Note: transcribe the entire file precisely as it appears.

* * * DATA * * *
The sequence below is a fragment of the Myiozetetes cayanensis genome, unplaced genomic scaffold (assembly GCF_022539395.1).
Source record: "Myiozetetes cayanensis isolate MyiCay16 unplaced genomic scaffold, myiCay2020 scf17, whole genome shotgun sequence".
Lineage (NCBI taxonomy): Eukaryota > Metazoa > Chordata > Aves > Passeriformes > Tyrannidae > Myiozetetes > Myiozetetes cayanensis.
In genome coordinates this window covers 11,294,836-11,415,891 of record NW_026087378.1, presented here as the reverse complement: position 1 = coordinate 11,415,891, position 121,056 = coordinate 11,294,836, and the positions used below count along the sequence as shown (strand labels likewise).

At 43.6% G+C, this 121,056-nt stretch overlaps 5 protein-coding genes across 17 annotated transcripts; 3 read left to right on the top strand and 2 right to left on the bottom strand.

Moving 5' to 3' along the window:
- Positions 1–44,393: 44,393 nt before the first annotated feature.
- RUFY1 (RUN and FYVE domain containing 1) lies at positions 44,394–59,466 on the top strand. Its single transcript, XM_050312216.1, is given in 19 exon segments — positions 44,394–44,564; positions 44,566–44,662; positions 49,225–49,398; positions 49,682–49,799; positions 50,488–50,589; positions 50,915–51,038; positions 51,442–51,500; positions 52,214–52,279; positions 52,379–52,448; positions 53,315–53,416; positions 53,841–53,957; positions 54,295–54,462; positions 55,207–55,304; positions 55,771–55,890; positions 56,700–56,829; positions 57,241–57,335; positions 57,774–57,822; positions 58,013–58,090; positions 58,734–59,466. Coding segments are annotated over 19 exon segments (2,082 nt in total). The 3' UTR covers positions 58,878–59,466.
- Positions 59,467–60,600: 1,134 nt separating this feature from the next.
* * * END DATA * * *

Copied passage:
The sequence below is a fragment of the Myiozetetes cayanensis genome, unplaced genomic scaffold (assembly GCF_022539395.1).
Source record: "Myiozetetes cayanensis isolate MyiCay16 unplaced genomic scaffold, myiCay2020 scf17, whole genome shotgun sequence".
Lineage (NCBI taxonomy): Eukaryota > Metazoa > Chordata > Aves > Passeriformes > Tyrannidae > Myiozetetes > Myiozetetes cayanensis.
In genome coordinates this window covers 11,294,836-11,415,891 of record NW_026087378.1, presented here as the reverse complement: position 1 = coordinate 11,415,891, position 121,056 = coordinate 11,294,836, and the positions used below count along the sequence as shown (strand labels likewise).

At 43.6% G+C, this 121,056-nt stretch overlaps 5 protein-coding genes across 17 annotated transcripts; 3 read left to right on the top strand and 2 right to left on the bottom strand.

Moving 5' to 3' along the window:
- Positions 1–44,393: 44,393 nt before the first annotated feature.
- RUFY1 (RUN and FYVE domain containing 1) lies at positions 44,394–59,466 on the top strand. Its single transcript, XM_050312216.1, is given in 19 exon segments — positions 44,394–44,564; positions 44,566–44,662; positions 49,225–49,398; positions 49,682–49,799; positions 50,488–50,589; positions 50,915–51,038; positions 51,442–51,500; positions 52,214–52,279; positions 52,379–52,448; positions 53,315–53,416; positions 53,841–53,957; positions 54,295–54,462; positions 55,207–55,304; positions 55,771–55,890; positions 56,700–56,829; positions 57,241–57,335; positions 57,774–57,822; positions 58,013–58,090; positions 58,734–59,466. Coding segments are annotated over 19 exon segments (2,082 nt in total). The 3' UTR covers positions 58,878–59,466.
- Positions 59,467–60,600: 1,134 nt separating this feature from the next.